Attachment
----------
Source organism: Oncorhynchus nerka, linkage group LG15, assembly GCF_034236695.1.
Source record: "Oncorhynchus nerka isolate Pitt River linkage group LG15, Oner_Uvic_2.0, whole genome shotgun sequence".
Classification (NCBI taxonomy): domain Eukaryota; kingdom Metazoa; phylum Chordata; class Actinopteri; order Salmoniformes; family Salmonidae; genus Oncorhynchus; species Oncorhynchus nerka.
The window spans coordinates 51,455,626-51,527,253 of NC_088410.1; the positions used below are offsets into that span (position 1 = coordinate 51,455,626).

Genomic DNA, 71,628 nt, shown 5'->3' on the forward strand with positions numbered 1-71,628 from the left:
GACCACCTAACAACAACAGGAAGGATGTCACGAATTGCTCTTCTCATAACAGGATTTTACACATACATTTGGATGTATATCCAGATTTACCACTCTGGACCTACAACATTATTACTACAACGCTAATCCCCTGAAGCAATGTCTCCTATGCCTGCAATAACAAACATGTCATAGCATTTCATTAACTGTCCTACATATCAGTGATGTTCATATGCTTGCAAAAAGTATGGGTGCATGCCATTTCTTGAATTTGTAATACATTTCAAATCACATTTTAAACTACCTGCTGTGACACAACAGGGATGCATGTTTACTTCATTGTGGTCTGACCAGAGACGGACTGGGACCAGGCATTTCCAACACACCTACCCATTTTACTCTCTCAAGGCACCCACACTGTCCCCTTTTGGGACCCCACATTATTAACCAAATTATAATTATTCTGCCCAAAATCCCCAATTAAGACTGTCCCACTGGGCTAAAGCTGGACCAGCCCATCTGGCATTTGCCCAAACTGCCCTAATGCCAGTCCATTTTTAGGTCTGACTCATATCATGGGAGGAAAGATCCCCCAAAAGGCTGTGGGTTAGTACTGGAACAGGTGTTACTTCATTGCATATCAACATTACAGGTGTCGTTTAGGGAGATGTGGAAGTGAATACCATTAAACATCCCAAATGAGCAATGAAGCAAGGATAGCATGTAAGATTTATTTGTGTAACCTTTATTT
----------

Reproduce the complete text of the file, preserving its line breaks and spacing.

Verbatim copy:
Source organism: Oncorhynchus nerka, linkage group LG15, assembly GCF_034236695.1.
Source record: "Oncorhynchus nerka isolate Pitt River linkage group LG15, Oner_Uvic_2.0, whole genome shotgun sequence".
Classification (NCBI taxonomy): domain Eukaryota; kingdom Metazoa; phylum Chordata; class Actinopteri; order Salmoniformes; family Salmonidae; genus Oncorhynchus; species Oncorhynchus nerka.
The window spans coordinates 51,455,626-51,527,253 of NC_088410.1; the positions used below are offsets into that span (position 1 = coordinate 51,455,626).

Genomic DNA, 71,628 nt, shown 5'->3' on the forward strand with positions numbered 1-71,628 from the left:
GACCACCTAACAACAACAGGAAGGATGTCACGAATTGCTCTTCTCATAACAGGATTTTACACATACATTTGGATGTATATCCAGATTTACCACTCTGGACCTACAACATTATTACTACAACGCTAATCCCCTGAAGCAATGTCTCCTATGCCTGCAATAACAAACATGTCATAGCATTTCATTAACTGTCCTACATATCAGTGATGTTCATATGCTTGCAAAAAGTATGGGTGCATGCCATTTCTTGAATTTGTAATACATTTCAAATCACATTTTAAACTACCTGCTGTGACACAACAGGGATGCATGTTTACTTCATTGTGGTCTGACCAGAGACGGACTGGGACCAGGCATTTCCAACACACCTACCCATTTTACTCTCTCAAGGCACCCACACTGTCCCCTTTTGGGACCCCACATTATTAACCAAATTATAATTATTCTGCCCAAAATCCCCAATTAAGACTGTCCCACTGGGCTAAAGCTGGACCAGCCCATCTGGCATTTGCCCAAACTGCCCTAATGCCAGTCCATTTTTAGGTCTGACTCATATCATGGGAGGAAAGATCCCCCAAAAGGCTGTGGGTTAGTACTGGAACAGGTGTTACTTCATTGCATATCAACATTACAGGTGTCGTTTAGGGAGATGTGGAAGTGAATACCATTAAACATCCCAAATGAGCAATGAAGCAAGGATAGCATGTAAGATTTATTTGTGTAACCTTTATTT